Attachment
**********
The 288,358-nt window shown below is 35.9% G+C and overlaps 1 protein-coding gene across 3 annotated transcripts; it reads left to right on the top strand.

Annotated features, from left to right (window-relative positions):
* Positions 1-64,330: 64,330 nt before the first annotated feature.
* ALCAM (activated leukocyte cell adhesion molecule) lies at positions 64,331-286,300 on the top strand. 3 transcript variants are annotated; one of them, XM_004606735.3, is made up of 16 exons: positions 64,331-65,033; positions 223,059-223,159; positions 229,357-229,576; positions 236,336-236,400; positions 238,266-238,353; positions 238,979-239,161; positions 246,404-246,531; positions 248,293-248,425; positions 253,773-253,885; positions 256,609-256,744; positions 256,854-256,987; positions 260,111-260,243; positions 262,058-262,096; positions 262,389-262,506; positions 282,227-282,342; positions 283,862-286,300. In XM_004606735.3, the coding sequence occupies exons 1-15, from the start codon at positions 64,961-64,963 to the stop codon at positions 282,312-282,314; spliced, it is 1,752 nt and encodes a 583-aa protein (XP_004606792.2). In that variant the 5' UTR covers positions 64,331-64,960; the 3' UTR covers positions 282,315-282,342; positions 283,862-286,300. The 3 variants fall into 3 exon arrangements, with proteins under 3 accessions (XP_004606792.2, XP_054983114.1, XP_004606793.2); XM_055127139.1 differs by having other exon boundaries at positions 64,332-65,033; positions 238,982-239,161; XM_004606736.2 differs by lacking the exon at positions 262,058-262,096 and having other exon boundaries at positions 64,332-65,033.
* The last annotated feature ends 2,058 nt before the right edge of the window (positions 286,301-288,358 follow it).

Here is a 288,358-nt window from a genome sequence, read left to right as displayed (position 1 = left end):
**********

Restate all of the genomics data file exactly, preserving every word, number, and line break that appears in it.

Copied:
The 288,358-nt window shown below is 35.9% G+C and overlaps 1 protein-coding gene across 3 annotated transcripts; it reads left to right on the top strand.

Annotated features, from left to right (window-relative positions):
* Positions 1-64,330: 64,330 nt before the first annotated feature.
* ALCAM (activated leukocyte cell adhesion molecule) lies at positions 64,331-286,300 on the top strand. 3 transcript variants are annotated; one of them, XM_004606735.3, is made up of 16 exons: positions 64,331-65,033; positions 223,059-223,159; positions 229,357-229,576; positions 236,336-236,400; positions 238,266-238,353; positions 238,979-239,161; positions 246,404-246,531; positions 248,293-248,425; positions 253,773-253,885; positions 256,609-256,744; positions 256,854-256,987; positions 260,111-260,243; positions 262,058-262,096; positions 262,389-262,506; positions 282,227-282,342; positions 283,862-286,300. In XM_004606735.3, the coding sequence occupies exons 1-15, from the start codon at positions 64,961-64,963 to the stop codon at positions 282,312-282,314; spliced, it is 1,752 nt and encodes a 583-aa protein (XP_004606792.2). In that variant the 5' UTR covers positions 64,331-64,960; the 3' UTR covers positions 282,315-282,342; positions 283,862-286,300. The 3 variants fall into 3 exon arrangements, with proteins under 3 accessions (XP_004606792.2, XP_054983114.1, XP_004606793.2); XM_055127139.1 differs by having other exon boundaries at positions 64,332-65,033; positions 238,982-239,161; XM_004606736.2 differs by lacking the exon at positions 262,058-262,096 and having other exon boundaries at positions 64,332-65,033.
* The last annotated feature ends 2,058 nt before the right edge of the window (positions 286,301-288,358 follow it).

Here is a 288,358-nt window from a genome sequence, read left to right as displayed (position 1 = left end):